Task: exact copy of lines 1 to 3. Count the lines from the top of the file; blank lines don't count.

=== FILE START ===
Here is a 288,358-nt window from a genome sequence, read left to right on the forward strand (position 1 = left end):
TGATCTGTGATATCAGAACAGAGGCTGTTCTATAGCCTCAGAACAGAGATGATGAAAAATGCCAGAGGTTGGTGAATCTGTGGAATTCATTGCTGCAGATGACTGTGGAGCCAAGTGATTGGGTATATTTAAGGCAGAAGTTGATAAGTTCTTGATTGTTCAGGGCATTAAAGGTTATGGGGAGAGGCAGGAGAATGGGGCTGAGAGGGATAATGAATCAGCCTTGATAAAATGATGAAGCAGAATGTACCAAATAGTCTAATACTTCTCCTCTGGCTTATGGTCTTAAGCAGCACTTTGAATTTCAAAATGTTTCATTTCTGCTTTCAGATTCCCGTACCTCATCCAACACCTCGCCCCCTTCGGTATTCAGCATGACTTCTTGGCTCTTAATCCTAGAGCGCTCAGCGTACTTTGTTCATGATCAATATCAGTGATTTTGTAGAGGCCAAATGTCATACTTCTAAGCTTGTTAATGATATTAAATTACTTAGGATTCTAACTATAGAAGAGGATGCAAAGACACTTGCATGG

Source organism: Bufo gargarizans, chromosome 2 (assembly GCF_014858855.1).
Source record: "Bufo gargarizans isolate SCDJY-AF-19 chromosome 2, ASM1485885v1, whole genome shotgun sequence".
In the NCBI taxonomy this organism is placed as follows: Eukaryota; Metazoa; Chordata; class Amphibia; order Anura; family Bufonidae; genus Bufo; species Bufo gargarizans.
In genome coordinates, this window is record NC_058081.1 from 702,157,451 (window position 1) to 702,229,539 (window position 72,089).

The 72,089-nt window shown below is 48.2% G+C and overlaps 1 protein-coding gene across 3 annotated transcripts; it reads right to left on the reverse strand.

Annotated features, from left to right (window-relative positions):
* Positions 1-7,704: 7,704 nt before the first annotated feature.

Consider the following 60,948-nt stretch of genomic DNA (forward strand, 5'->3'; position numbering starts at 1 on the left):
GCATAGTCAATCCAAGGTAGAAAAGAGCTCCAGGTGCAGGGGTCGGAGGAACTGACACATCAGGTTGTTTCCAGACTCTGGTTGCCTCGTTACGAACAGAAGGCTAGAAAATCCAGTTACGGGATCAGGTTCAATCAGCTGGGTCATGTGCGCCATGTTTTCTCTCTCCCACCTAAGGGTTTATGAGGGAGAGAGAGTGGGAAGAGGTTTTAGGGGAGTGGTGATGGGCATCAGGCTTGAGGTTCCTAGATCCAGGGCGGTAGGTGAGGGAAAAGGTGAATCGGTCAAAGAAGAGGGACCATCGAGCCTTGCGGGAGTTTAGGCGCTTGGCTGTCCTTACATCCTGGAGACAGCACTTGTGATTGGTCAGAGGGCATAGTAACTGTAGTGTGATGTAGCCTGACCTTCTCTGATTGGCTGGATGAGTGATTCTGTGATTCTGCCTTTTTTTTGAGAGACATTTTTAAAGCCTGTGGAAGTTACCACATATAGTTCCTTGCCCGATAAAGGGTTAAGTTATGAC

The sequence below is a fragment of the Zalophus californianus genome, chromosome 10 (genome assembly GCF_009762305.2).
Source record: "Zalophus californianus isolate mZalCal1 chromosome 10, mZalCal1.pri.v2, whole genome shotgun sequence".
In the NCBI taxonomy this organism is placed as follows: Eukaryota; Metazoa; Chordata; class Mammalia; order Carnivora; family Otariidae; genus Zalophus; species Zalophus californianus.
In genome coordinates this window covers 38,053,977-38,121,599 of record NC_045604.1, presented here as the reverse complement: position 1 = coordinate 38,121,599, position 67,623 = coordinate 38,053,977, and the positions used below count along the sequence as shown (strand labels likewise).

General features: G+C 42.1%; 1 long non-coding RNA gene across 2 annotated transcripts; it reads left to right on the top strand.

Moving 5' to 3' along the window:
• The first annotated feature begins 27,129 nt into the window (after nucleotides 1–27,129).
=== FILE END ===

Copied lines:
Here is a 288,358-nt window from a genome sequence, read left to right on the forward strand (position 1 = left end):
TGATCTGTGATATCAGAACAGAGGCTGTTCTATAGCCTCAGAACAGAGATGATGAAAAATGCCAGAGGTTGGTGAATCTGTGGAATTCATTGCTGCAGATGACTGTGGAGCCAAGTGATTGGGTATATTTAAGGCAGAAGTTGATAAGTTCTTGATTGTTCAGGGCATTAAAGGTTATGGGGAGAGGCAGGAGAATGGGGCTGAGAGGGATAATGAATCAGCCTTGATAAAATGATGAAGCAGAATGTACCAAATAGTCTAATACTTCTCCTCTGGCTTATGGTCTTAAGCAGCACTTTGAATTTCAAAATGTTTCATTTCTGCTTTCAGATTCCCGTACCTCATCCAACACCTCGCCCCCTTCGGTATTCAGCATGACTTCTTGGCTCTTAATCCTAGAGCGCTCAGCGTACTTTGTTCATGATCAATATCAGTGATTTTGTAGAGGCCAAATGTCATACTTCTAAGCTTGTTAATGATATTAAATTACTTAGGATTCTAACTATAGAAGAGGATGCAAAGACACTTGCATGG

Source organism: Bufo gargarizans, chromosome 2 (assembly GCF_014858855.1).